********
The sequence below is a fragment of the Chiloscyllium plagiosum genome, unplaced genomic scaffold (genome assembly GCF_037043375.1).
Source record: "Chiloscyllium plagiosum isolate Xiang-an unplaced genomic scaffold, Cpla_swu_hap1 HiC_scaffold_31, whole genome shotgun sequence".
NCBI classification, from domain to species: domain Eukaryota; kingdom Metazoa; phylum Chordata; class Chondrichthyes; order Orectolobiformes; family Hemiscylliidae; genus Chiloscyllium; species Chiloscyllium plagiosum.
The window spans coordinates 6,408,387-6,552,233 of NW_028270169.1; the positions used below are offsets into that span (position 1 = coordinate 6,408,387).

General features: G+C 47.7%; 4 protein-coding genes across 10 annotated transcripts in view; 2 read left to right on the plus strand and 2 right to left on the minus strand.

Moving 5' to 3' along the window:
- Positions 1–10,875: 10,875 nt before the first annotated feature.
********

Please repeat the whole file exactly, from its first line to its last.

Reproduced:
The sequence below is a fragment of the Chiloscyllium plagiosum genome, unplaced genomic scaffold (genome assembly GCF_037043375.1).
Source record: "Chiloscyllium plagiosum isolate Xiang-an unplaced genomic scaffold, Cpla_swu_hap1 HiC_scaffold_31, whole genome shotgun sequence".
NCBI classification, from domain to species: domain Eukaryota; kingdom Metazoa; phylum Chordata; class Chondrichthyes; order Orectolobiformes; family Hemiscylliidae; genus Chiloscyllium; species Chiloscyllium plagiosum.
The window spans coordinates 6,408,387-6,552,233 of NW_028270169.1; the positions used below are offsets into that span (position 1 = coordinate 6,408,387).

General features: G+C 47.7%; 4 protein-coding genes across 10 annotated transcripts in view; 2 read left to right on the plus strand and 2 right to left on the minus strand.

Moving 5' to 3' along the window:
- Positions 1–10,875: 10,875 nt before the first annotated feature.